Friday night I attended the DX Dinner and got to network with movers and shakers in the DX world. It was worth the cost of the meal as I won a Comet antenna analyzer door prize. Not surprisingly, K1N was announced as the the DXpedition of the year.
While I lamented about about flea market Neanderthals in the first part of this article, there were positive social aspects to the Hamvention. One morning walking in the crosswalk across the road going into Hara I observed an attendee thanking a black police officer stationed in the street for his service as a police officer. At lunch I could strike up a friendly conversation with anyone, total strangers. Folks stopped me to take a picture of my Morse code key tee shirt, many commented and laughed about it. There continues to be a sense of camaraderie in amateur radio. For this I’m thankful.
Flea Market Pedestrian Mobile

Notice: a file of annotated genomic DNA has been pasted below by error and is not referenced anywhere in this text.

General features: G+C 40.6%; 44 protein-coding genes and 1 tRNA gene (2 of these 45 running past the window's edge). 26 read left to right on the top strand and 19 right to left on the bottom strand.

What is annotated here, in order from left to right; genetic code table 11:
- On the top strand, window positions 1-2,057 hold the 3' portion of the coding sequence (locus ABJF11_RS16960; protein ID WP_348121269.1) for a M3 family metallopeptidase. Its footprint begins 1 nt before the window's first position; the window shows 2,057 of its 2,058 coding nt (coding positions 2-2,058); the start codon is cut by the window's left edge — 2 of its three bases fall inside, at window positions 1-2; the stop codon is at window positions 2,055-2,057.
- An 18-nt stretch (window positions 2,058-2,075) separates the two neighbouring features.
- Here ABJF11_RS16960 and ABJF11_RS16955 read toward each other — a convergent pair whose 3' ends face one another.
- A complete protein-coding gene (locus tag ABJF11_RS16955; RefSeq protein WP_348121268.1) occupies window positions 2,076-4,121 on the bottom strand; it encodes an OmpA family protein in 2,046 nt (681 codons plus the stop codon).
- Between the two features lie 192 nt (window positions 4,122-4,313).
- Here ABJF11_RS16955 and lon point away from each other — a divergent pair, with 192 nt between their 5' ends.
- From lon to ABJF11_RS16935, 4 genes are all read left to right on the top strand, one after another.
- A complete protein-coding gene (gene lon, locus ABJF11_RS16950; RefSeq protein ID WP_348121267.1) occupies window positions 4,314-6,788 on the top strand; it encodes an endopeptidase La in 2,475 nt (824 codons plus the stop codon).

The ARRL area was superb. ARRL folks should be commended on the layout and organization of their area. They have all the bases covered and all booths within the area were well staffed. I brought a stack of QSL cards in for DXCC checking. The staff there did a great job of helping me out, after figuring out I initially screwed up my paperwork. I’ll continue to say it, but despite ARRL’s flaws and our disagreements, we are truly lucky to have such a hardworking organization within amateur radio.
Those often annoying, sometimes threatening death machines known as rental scooters continue to roam the Hamvention. I don’t know if it was that I’ve become more accustomed to them or there truly are less of them, but it sure seemed to me that there weren’t as many as last year. What’s happening to the scooter people? Are they dying off? Are they disappearing during the Hamvention? Inquiring minds want to know. Undoubtedly the liability insurance for such an activity would be expensive, but I would love to have a scooter demolition derby some Hamvention afternoon. Folks could rent dilapidated scooters or bring their own pimped-out scooters for a battle royale of destruction and excitement. (Hamvention committee members, I can make this happen, you know where to reach me. I want a cut of the profits from beer sales. :-)
….to be continued…
This article was originally published on the Radio Artisan blog.